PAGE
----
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  1. #1
    navi tasan is offline Key Member
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    each

    1-"At one point in time, I have been in love with each one of them."

    Could I have ever been in love with two (or more) of them at the same time?

    2-"At one point in time, I was in love with every one of them."

    What are the possibilitie here?
    a-one at a time
    b-all at the same time
    c-maybe more that one at a time, but not necessarily all

  2. #2
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    RonBee is offline Moderator
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    Re: each

    Quote Originally Posted by navi tasan
    1-"At one point in time, I have been in love with each one of them."

    Could I have ever been in love with two (or more) of them at the same time?
    Yes, definitely. It is definitely possible for "you" to have been in love with two or more of them at one time. :)

    (More natural would be At one time or another.)

    Quote Originally Posted by navi tasan
    2-"At one point in time, I was in love with every one of them."

    What are the possibilities here?
    a-one at a time
    b-all at the same time
    c-maybe more that one at a time, but not necessarily all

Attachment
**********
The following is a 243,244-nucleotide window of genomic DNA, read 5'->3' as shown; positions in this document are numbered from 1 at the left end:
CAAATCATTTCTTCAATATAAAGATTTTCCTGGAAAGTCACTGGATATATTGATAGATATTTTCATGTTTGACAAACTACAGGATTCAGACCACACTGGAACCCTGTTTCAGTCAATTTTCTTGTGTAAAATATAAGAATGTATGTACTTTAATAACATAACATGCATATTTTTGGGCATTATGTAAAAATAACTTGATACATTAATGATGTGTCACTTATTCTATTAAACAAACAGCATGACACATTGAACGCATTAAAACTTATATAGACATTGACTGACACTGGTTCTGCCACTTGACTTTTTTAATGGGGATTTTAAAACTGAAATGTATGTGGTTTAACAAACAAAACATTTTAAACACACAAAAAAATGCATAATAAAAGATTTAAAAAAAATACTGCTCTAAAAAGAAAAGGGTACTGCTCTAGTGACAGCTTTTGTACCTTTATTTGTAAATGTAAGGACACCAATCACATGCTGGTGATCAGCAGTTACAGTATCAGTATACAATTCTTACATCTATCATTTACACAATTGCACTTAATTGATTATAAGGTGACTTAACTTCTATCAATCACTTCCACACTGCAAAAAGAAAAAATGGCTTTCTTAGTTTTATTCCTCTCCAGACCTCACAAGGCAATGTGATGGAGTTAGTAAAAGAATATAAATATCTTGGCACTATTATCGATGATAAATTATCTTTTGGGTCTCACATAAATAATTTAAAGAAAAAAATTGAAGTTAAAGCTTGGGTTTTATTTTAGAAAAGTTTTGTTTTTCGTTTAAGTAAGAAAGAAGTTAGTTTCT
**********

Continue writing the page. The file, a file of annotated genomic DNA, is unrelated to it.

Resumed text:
The second one (b) is the most likely possibility. That is because every one of them means all of them or all of them at the same time.

    :)

  3. #3
    navi tasan is offline Key Member
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    Thanks RonBee.
    So 2 could mean either a, b or c, but b is the most likely meaning?

  4. #4
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    RonBee is offline Moderator
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    I think "At one time I was in love with every one of them" can really only mean the person was in love with all of them at the same time.

    (Sorry for any confusion.)

    :)

  5. #5
    navi tasan is offline Key Member
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    Actually, I was the one who created the confusion. My original sentences were bad, I think. Once I used the present perfect tense, then I used the simple past. And I should have used "at one time or another" (you were right about this).
    1-At one point or another, I fell in love with every one of them.
    2-At one point or another, I fell in love with each one of them.

  6. #6
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    Quote Originally Posted by navi tasan
    Actually, I was the one who created the confusion. My original sentences were bad, I think. Once I used the present perfect tense, then I used the simple past. And I should have used "at one time or another" (you were right about this).
    1-At one point or another, I fell in love with every one of them.
    2-At one point or another, I fell in love with each one of them.
    The way those sentences are phrased they really mean the same thing. In other words, the speaker was in love with all of "them" at some time, but it wasn't necessarily the same time. The important thing is that he experienced that feeling for all of them whenever it was.

    :)

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